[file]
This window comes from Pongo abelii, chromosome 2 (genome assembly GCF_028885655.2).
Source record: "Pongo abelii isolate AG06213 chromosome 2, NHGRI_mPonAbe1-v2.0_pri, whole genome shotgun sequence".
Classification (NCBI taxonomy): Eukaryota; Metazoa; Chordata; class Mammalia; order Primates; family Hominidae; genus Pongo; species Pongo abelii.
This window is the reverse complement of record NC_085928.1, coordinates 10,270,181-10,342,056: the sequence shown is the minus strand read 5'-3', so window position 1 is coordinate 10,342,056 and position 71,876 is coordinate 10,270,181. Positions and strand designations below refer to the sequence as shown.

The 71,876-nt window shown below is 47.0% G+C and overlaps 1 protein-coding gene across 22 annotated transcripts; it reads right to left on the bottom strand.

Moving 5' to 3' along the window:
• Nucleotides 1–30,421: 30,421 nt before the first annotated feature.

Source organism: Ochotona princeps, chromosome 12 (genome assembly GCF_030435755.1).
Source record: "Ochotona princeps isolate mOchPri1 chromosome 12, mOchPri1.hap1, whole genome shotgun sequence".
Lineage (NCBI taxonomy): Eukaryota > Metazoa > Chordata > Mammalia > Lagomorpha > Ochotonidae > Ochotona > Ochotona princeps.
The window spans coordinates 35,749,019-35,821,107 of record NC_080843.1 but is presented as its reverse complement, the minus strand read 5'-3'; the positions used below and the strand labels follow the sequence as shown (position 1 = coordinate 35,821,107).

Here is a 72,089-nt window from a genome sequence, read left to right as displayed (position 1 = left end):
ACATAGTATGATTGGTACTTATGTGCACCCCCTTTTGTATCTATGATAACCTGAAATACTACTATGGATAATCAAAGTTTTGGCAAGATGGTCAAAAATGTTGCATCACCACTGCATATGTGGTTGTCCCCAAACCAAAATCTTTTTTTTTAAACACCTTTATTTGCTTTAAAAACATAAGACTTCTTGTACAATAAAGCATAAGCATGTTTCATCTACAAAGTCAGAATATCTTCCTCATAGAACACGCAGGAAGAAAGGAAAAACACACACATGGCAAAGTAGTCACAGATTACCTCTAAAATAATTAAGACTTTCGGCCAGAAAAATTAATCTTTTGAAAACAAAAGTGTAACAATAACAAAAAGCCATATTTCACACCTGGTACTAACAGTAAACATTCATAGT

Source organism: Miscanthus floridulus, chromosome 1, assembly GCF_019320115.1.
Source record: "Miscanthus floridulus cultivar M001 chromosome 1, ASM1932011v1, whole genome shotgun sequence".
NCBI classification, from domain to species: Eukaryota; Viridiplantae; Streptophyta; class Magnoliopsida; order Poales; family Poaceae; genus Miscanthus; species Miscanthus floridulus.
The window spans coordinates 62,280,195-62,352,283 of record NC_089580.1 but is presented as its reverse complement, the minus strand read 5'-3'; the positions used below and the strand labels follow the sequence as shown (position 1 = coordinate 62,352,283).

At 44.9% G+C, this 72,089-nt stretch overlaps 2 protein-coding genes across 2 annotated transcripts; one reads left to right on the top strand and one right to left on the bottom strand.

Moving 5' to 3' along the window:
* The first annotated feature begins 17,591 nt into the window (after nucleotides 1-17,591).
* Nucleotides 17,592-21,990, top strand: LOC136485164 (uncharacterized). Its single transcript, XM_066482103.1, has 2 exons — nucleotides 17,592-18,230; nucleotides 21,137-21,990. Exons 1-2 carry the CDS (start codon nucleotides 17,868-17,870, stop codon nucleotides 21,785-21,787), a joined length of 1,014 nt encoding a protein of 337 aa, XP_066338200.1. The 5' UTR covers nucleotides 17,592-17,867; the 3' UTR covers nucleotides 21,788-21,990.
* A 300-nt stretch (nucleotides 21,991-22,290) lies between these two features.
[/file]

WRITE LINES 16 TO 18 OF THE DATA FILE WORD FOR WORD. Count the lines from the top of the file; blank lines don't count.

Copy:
NCBI classification, from domain to species: Eukaryota; Viridiplantae; Streptophyta; class Magnoliopsida; order Poales; family Poaceae; genus Miscanthus; species Miscanthus floridulus.
The window spans coordinates 62,280,195-62,352,283 of record NC_089580.1 but is presented as its reverse complement, the minus strand read 5'-3'; the positions used below and the strand labels follow the sequence as shown (position 1 = coordinate 62,352,283).

At 44.9% G+C, this 72,089-nt stretch overlaps 2 protein-coding genes across 2 annotated transcripts; one reads left to right on the top strand and one right to left on the bottom strand.